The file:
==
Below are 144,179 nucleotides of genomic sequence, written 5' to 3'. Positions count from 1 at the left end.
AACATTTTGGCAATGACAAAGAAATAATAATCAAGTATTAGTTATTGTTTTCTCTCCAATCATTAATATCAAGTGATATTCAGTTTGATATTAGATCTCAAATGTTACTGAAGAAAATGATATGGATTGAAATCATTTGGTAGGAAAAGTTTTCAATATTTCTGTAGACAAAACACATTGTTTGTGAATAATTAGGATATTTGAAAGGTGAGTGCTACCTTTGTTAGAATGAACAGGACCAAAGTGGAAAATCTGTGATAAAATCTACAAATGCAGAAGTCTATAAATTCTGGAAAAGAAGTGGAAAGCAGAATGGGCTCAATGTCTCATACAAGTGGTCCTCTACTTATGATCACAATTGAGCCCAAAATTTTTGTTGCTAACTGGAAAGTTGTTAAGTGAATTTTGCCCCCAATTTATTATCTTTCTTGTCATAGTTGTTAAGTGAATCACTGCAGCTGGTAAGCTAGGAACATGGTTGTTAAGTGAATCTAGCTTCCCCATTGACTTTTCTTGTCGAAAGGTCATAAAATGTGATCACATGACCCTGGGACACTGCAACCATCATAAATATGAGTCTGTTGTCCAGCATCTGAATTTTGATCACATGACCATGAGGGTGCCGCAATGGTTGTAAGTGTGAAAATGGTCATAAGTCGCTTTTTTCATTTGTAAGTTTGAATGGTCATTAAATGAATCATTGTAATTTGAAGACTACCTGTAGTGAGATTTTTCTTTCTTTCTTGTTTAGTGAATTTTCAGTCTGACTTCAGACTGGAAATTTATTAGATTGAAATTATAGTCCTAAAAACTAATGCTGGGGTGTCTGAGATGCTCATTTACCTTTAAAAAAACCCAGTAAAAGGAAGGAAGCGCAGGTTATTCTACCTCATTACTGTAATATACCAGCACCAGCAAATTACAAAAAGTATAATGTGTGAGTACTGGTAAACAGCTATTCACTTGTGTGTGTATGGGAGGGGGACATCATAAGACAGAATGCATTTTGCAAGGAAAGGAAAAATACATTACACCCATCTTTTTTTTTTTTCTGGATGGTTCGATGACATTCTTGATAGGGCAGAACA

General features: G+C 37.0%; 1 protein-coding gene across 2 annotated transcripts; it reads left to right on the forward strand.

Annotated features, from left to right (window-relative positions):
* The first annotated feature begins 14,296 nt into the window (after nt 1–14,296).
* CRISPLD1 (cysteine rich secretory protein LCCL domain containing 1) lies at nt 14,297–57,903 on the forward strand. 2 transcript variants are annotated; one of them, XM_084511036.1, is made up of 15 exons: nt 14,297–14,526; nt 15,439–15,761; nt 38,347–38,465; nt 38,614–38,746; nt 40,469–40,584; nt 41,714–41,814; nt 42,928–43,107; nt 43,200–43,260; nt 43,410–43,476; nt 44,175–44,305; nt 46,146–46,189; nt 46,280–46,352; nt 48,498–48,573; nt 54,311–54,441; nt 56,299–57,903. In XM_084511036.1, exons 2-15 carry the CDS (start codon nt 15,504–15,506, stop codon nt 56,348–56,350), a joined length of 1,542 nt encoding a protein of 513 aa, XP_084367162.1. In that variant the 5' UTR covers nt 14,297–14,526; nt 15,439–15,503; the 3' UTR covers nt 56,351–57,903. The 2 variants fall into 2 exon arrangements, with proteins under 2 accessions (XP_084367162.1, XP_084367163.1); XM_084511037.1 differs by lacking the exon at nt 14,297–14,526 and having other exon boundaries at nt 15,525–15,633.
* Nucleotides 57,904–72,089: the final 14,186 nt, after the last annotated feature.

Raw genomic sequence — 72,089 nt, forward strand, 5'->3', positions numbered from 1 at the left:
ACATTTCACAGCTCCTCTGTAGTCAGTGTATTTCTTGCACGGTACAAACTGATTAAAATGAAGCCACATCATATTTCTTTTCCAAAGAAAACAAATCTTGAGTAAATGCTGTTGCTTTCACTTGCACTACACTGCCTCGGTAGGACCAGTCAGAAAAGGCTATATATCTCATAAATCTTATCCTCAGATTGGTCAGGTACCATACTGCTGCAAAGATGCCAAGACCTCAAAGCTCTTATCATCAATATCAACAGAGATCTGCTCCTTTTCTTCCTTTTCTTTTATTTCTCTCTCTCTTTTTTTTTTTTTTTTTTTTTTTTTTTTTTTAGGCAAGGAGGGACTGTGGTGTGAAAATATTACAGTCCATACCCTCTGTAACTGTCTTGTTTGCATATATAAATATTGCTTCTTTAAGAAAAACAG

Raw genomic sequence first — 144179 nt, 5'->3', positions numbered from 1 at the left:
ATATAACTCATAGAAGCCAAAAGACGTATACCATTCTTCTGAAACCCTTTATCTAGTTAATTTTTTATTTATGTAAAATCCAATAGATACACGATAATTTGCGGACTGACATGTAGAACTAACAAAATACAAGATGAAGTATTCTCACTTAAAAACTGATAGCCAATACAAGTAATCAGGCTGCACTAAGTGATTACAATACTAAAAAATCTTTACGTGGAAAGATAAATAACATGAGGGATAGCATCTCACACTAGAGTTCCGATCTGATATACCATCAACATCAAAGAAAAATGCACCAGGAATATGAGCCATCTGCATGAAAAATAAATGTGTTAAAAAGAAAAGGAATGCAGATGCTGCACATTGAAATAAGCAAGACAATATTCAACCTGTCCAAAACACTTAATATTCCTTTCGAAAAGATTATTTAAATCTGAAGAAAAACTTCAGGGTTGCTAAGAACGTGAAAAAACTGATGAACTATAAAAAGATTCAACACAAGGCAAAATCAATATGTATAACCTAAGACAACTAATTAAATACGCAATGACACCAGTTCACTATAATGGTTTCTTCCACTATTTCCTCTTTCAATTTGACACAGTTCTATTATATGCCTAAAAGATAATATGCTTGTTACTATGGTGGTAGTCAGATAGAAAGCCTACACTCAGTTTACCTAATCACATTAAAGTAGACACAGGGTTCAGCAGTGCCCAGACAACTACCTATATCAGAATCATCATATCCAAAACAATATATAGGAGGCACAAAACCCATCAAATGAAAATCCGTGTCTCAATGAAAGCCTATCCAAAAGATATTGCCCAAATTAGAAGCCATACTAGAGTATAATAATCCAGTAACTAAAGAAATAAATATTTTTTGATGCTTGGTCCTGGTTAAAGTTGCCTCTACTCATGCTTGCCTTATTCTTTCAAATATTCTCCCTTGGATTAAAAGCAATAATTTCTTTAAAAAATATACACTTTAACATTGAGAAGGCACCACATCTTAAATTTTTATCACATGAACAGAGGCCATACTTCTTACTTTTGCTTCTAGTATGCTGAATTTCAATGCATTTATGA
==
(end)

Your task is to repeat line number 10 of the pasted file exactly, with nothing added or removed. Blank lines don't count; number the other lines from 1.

Raw genomic sequence first — 144179 nt, 5'->3', positions numbered from 1 at the left: